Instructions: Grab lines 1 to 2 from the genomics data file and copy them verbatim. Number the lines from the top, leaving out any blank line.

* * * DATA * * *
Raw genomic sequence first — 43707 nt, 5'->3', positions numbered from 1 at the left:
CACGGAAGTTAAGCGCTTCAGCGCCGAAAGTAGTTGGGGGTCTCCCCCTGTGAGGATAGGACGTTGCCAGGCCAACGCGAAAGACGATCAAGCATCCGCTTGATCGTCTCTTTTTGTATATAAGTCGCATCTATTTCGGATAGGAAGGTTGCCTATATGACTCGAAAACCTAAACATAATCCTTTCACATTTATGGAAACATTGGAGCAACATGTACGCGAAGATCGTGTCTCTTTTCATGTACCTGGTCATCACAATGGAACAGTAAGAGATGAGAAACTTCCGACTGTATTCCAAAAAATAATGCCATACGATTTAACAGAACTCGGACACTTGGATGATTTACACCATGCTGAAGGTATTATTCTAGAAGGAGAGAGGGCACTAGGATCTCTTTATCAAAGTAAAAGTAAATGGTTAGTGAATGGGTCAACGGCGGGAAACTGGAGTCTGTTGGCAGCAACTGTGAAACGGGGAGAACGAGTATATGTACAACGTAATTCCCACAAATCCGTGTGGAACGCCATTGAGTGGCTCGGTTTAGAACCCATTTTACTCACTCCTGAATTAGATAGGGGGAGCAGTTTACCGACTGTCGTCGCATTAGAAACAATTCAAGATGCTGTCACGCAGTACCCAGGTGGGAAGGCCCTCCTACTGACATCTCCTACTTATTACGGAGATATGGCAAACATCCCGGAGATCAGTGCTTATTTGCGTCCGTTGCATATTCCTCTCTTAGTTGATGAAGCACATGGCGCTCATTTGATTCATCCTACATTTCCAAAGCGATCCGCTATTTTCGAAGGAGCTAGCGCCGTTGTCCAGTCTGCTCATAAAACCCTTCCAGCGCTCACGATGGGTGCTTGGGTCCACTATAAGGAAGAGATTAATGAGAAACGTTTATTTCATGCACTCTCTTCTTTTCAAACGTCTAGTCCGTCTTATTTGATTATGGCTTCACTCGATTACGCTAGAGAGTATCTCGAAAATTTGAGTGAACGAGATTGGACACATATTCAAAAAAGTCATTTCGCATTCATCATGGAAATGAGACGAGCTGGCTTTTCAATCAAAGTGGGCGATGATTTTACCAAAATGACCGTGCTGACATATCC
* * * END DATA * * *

Raw genomic sequence first — 43707 nt, 5'->3', positions numbered from 1 at the left:
CACGGAAGTTAAGCGCTTCAGCGCCGAAAGTAGTTGGGGGTCTCCCCCTGTGAGGATAGGACGTTGCCAGGCCAACGCGAAAGACGATCAAGCATCCGCTTGATCGTCTCTTTTTGTATATAAGTCGCATCTATTTCGGATAGGAAGGTTGCCTATATGACTCGAAAACCTAAACATAATCCTTTCACATTTATGGAAACATTGGAGCAACATGTACGCGAAGATCGTGTCTCTTTTCATGTACCTGGTCATCACAATGGAACAGTAAGAGATGAGAAACTTCCGACTGTATTCCAAAAAATAATGCCATACGATTTAACAGAACTCGGACACTTGGATGATTTACACCATGCTGAAGGTATTATTCTAGAAGGAGAGAGGGCACTAGGATCTCTTTATCAAAGTAAAAGTAAATGGTTAGTGAATGGGTCAACGGCGGGAAACTGGAGTCTGTTGGCAGCAACTGTGAAACGGGGAGAACGAGTATATGTACAACGTAATTCCCACAAATCCGTGTGGAACGCCATTGAGTGGCTCGGTTTAGAACCCATTTTACTCACTCCTGAATTAGATAGGGGGAGCAGTTTACCGACTGTCGTCGCATTAGAAACAATTCAAGATGCTGTCACGCAGTACCCAGGTGGGAAGGCCCTCCTACTGACATCTCCTACTTATTACGGAGATATGGCAAACATCCCGGAGATCAGTGCTTATTTGCGTCCGTTGCATATTCCTCTCTTAGTTGATGAAGCACATGGCGCTCATTTGATTCATCCTACATTTCCAAAGCGATCCGCTATTTTCGAAGGAGCTAGCGCCGTTGTCCAGTCTGCTCATAAAACCCTTCCAGCGCTCACGATGGGTGCTTGGGTCCACTATAAGGAAGAGATTAATGAGAAACGTTTATTTCATGCACTCTCTTCTTTTCAAACGTCTAGTCCGTCTTATTTGATTATGGCTTCACTCGATTACGCTAGAGAGTATCTCGAAAATTTGAGTGAACGAGATTGGACACATATTCAAAAAAGTCATTTCGCATTCATCATGGAAATGAGACGAGCTGGCTTTTCAATCAAAGTGGGCGATGATTTTACCAAAATGACCGTGCTGACATATCC